Tuesday, February 9, 2010
On Thinking Frugally
I was invited to a Superbowl Party which was pot luck. I don't like football much, but the ads are fun and I really like my friend, Pat, who asked me to the party. She has an amazing old house on a peninsula surrounded by a beautiful creek. They have added a great room to the house with a large stone fireplace, which is where we watch the game. It has been a neighborhood tradition for many years.
I was completely stumped on what to bring and so let it go until the last minute. I was going to buy something after church, but was totally uninspired on even that. Finally I decided to buy two Subway foot longs and slice them into individual pieces. I was musing aloud to my husband and we both thought that surely we must be able to come up with something that cost less than $12.
Finally it came to me. Hummus; a great Middle-Eastern dip made from chick peas. I had all the ingredients in the house. Chick peas or garbanzo beans, as some people call them, are a staple at our house. I sliced up some flat bread, arranged some celery and carrots on a platter and I was done. For no additional outlay of cash.
Frugality is a mindset that has to undergird everything that we do in order to be practiced successfully. There is always a way to do things less expensively, more efficiently, and in a more timely manner. I slip in and out of this mindset.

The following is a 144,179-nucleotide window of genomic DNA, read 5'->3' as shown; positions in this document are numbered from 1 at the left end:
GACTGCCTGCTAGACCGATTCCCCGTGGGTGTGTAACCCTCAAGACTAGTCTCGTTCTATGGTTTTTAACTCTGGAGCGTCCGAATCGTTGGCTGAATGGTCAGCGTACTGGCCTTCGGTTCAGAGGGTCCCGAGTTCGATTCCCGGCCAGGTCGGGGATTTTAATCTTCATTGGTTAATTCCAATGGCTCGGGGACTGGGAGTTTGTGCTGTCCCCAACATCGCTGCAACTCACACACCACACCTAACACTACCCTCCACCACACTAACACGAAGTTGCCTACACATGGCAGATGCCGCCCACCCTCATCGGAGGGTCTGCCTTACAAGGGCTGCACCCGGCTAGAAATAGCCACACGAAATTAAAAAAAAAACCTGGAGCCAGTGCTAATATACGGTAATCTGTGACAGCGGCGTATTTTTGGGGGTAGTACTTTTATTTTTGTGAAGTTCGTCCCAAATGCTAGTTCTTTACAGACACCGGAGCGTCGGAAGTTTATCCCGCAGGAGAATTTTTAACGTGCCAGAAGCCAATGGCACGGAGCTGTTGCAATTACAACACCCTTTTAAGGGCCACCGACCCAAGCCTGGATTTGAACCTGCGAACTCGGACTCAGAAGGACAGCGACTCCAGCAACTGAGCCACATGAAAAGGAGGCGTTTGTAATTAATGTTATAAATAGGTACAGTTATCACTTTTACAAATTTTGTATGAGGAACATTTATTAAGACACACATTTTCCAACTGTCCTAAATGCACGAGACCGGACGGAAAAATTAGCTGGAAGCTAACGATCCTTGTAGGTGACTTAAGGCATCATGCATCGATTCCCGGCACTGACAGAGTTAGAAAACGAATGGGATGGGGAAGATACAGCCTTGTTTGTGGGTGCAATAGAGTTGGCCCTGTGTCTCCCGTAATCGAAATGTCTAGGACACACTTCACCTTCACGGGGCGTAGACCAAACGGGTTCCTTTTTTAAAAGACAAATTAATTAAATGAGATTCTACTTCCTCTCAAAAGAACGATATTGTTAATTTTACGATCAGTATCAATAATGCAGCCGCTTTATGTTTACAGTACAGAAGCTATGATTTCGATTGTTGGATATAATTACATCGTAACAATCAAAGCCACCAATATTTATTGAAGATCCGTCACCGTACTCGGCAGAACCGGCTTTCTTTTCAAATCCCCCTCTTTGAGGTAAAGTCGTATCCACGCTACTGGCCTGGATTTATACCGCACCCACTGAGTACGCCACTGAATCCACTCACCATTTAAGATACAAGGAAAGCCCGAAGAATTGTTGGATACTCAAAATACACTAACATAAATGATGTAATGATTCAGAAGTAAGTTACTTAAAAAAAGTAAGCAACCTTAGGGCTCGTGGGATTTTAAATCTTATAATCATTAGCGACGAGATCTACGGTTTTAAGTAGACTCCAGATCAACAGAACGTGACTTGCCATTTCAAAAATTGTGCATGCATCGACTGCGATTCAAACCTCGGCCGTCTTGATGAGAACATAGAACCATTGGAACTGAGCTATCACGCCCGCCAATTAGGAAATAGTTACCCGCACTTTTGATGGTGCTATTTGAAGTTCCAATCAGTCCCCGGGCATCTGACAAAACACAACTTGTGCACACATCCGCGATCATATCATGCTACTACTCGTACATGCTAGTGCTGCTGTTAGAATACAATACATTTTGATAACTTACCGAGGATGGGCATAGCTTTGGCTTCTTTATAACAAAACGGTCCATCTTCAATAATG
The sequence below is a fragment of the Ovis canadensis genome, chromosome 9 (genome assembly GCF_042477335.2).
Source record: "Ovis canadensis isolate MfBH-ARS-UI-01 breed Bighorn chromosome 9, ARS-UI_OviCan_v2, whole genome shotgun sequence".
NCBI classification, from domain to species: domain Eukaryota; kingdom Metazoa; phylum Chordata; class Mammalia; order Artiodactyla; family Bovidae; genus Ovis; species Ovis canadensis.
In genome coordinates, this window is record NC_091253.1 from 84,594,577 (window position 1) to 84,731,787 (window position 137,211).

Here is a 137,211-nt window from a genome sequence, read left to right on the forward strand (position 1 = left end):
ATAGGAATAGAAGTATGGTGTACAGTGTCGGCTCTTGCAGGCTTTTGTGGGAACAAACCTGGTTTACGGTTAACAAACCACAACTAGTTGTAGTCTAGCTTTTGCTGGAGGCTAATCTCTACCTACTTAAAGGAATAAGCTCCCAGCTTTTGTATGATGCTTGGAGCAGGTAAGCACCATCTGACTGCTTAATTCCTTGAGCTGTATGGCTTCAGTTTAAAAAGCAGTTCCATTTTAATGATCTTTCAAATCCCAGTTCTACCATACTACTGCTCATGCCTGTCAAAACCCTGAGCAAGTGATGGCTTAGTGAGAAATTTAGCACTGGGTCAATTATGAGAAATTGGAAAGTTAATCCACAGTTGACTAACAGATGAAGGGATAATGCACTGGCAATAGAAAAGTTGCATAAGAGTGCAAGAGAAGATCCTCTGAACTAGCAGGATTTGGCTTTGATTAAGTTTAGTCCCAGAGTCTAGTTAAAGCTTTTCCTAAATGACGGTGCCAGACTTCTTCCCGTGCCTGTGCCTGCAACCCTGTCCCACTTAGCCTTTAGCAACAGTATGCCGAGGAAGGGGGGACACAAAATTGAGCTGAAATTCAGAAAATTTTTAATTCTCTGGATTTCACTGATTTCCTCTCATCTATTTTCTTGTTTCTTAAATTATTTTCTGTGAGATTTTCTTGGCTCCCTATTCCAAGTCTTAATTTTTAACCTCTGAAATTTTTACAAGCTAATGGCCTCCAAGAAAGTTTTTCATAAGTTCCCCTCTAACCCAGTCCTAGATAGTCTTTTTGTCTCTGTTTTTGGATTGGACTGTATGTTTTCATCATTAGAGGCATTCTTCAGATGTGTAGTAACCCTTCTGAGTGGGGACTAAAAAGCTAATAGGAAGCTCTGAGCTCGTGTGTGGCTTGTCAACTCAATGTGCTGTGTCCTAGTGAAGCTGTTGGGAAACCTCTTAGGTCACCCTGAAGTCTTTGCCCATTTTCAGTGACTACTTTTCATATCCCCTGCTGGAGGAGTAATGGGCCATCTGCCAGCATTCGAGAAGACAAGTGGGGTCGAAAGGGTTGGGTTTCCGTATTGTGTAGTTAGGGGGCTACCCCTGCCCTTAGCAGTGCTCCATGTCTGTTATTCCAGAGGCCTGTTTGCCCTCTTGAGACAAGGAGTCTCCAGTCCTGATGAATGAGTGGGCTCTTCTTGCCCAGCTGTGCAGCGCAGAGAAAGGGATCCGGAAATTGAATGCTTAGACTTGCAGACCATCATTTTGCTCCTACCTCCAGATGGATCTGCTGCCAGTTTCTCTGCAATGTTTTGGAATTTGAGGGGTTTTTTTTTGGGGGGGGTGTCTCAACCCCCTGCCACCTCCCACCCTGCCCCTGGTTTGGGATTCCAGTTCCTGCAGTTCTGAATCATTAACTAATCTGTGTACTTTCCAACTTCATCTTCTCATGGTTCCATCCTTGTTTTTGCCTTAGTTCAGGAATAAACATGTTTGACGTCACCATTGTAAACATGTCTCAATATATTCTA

However, I find that when I look at it as if it is a game, rather than a grim necessity, I am much more willing to remain in the frugal zone. Thinking "I can't buy that" is not fun. Thinking, "I'd like to bake some bread" is fun. Getting a used book on Amazon for next to nothing is fun. Planning a special meal for after church is fun. Thinking that you can't afford to go out to lunch is bleak. Finding bargains at Goodwill involves the thrill of the chase and is great fun. Re-arranging things you already have in wonderful new ways is fun and is a way that I express my individuality. Anyone can hire a decorator, spend a fortune, and have a beautiful home. But it isn't creative and it doesn't use intelligence.
The women I admire, my heroines, Debra @ "As I See It Now," Judy @ "Anybody Home," "Manuela @ "The Pleasures of Homemaking and Kim @ "Daisy Cottage" all have created gorgeous homes using elbow grease, creativity, thrifted finds, and panache. Alex @ "Living Without Money" created amazing artwork (very Pottery Barn looking) by printing black and white shots of local landmarks. Frugality: it is smart, it is creative, it is "green," and it is beautiful.
pic courtesy of the recipe exchange